Taekwondo is an art of self-defense, in which blocking techniques are highly developed and very important. Taekwondo blocks, known as makki (defense or blocking) techniques are to protect oneself from being attacked by an opponent. Makki use various parts of the arm with the hand and are held in different positions (low, middle, high, knife-hand, closed fist, etc.) to protect against or deflect an opponents attack. Each block is used to defend against a particular kind of attack and may be combined with another punch or kick to make a counter-attack. Below are some of the basic blocks taught in our Adult and Child Taekwondo classes.

Low block – arae makki

This block is for blocking incoming low kicks.

  • The blocking fist is kept apart from the thigh of the fore-leg by the width of two erected fists.
  • The other hand’s wrist is at the waist side.

Blocking - Arae Makki

Middle block – momtong makki

This block is used (for example) if an attacker were aiming to punch you in the chest; using this block would deflect the punch away from your chest.

  • The elbow is kept open at around 90~120 degrees.
  • The blocking fist is kept as high as the shoulder.
  • The wrist should not be bent.
  • The other hand’s wrist is at the waist side.

Blocking - Momtong Makki

High block – olgul makki

This block is used to deflect an attack that comes from above, such as a downward strike.

  • The wrist of the blocking arm comes right in front of the center of the face.
  • The blocking wrist is one fist’s distance apart from the forehead.
  • The other hand’s wrist is at the waist side.

Blocking - Olgul Makki

Knife hand block – sonnal makki

A knife hand block is a block made using a knife hand rather than a fist.

  • The blocking hand is located in a position parallel with the lateral part of the shoulder.
  • The finger-tips are kept as high as the shoulder.
  • The wrist should not be bent, the palm facing the front.
  • The other hand’s wrist is at the waist side.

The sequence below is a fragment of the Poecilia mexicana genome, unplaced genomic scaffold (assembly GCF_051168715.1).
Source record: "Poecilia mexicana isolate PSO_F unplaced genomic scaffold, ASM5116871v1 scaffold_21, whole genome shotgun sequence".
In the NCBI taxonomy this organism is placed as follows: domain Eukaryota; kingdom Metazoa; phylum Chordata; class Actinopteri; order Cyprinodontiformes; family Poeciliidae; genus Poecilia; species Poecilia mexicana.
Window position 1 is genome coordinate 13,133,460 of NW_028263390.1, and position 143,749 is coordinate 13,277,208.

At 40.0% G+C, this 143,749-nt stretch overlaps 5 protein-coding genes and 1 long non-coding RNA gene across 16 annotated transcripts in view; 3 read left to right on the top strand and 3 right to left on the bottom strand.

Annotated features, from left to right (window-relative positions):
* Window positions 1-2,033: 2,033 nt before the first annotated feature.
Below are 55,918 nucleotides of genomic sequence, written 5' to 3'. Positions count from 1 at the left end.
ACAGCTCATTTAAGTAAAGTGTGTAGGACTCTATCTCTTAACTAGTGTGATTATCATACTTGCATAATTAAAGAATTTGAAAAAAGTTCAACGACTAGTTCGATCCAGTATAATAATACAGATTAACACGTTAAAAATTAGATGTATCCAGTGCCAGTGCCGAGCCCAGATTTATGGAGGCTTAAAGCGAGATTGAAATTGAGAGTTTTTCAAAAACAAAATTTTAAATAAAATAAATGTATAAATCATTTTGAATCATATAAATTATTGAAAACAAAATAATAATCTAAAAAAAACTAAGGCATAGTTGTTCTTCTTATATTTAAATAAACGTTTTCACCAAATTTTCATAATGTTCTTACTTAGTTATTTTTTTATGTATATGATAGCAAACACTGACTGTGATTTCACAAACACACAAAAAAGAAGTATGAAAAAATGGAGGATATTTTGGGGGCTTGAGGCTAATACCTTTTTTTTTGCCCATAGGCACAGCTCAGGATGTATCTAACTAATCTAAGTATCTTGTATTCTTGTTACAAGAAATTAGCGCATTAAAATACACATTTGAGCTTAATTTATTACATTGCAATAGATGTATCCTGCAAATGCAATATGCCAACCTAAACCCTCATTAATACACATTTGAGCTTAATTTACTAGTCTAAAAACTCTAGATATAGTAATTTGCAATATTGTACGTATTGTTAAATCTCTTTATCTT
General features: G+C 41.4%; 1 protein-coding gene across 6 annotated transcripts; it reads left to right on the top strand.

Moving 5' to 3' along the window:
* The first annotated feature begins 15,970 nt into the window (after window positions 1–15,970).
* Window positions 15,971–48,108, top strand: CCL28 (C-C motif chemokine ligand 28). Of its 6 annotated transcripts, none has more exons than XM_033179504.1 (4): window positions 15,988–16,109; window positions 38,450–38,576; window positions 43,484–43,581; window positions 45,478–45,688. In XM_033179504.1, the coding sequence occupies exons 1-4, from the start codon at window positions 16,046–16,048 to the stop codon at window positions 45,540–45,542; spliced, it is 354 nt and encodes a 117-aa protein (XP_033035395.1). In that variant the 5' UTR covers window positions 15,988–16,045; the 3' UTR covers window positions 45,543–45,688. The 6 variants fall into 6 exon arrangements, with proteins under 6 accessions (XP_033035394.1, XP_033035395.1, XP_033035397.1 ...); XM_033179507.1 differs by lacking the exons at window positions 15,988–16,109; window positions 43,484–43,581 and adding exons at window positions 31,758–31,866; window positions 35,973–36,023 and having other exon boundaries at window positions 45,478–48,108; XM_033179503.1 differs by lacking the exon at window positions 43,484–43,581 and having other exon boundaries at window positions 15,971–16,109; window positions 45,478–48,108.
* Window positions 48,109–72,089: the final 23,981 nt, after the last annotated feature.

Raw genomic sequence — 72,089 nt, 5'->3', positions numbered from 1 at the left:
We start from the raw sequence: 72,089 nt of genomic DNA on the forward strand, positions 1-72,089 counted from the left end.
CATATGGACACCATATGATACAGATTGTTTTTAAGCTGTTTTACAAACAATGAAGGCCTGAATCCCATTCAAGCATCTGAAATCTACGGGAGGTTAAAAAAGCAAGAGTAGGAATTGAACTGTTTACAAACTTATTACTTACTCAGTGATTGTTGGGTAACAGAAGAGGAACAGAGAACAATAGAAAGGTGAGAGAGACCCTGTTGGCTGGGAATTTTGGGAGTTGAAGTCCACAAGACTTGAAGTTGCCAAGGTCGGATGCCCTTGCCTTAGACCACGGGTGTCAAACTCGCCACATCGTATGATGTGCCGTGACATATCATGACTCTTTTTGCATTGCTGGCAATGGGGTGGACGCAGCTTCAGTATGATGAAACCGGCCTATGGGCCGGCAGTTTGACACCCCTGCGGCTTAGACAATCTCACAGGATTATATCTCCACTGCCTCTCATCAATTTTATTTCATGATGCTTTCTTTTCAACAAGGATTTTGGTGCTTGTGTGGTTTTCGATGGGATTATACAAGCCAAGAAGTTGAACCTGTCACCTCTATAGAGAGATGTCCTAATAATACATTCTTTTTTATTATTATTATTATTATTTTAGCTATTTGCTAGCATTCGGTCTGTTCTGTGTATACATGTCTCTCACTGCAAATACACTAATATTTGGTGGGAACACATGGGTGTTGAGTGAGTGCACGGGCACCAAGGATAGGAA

Blocking - Sonnal Makki

Palm block  – batangson makki

A palm block is a block in which the palm of the hand is used to block.

  • The palm hand is positioned in parallel with the stomach
  • The finger-tips are facing obliquely upward.
  • The other hand’s wrist is at the waist side.

Blocking - Batangson Makki

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What is Hapkido?

Hapkido

The Art of Coordinated Power

Hapkido is a dynamic martial art of Korean origin. Its name means literally, “The way of coordination and internal power” (Hap, meaning coordinated, Ki, meaning power (internal energy), and Do, meaning the art or way). Hapkido is the combination of two Korean Martial Arts – Yool Sool which comes from the Japanese art known as Daito-Ryu Aiki-Jutsu and Tae Kyon which is an ancient Korean Kicking Skill that was widespread during the time of the Three Kingdoms. It is a complete martial art in that it consists of dynamic striking and kicking techniques, very similar to Tae Kwon Do, both hard and soft style deflection techniques, throws, takedowns, ground-fighting, and extensive joint locking techniques. There is also the use of traditional weapons, including a swordropenunchakucane, short stick, and staff.

HapkidoHapkido is based on three important basic principles:

  1. Circular Motion (The principle of the circle): All movements are round. The Hapkido fighter moves as inside a ball. Influencing forces are rerouted from the outside and neutralized at the surface of the “ball”.
  2. Water Principle (The principle of the river)As the river, which adapts extremely flexibly to the landscape and nevertheless in the moment the buildup develops an enormous strength, the Hapkido fighter also sensitively reacts to his opponent, in order to let his pent-up “Ki” flow by the technique into the opponent in the crucial moment.
  3. Non-resistance (The principle of influence): By lightning movements, which hardly can be noticed, the aggressor is arranged to reflex counter movements, which then are used in a subsequent technique.

Hapkido contains both long and close range fighting techniques, utilizing jumping kicks and percussive hand strikes at longer ranges and pressure point strikes, joint locks, or throws at closer fighting distances. Hapkido emphasizes circular motion, non-resisting movements, and control of the opponent. Practitioners seek to gain advantage through footwork and body positioning to employ leverage, avoiding the use of strength against strength. Once the opponent’s balance has been taken, there are a myriad of techniques to disable and subdue the opponent. Hapkido is widely taught to military and law enforcement because of the effectiveness against armed and unarmed attacks.

In addition to learning effective self-defense, Hapkido is a dynamic art that provides the student with the means to improve their physical fitness, awareness, flexibility and self-confidence. As the student progresses through our program, he or she will gain the confidence, awareness, and attitude to avoid confrontation and de-escalate a situation. We teach traditional Hapkido and we follow the Korea Hapkido Total Federation rules.

hapkido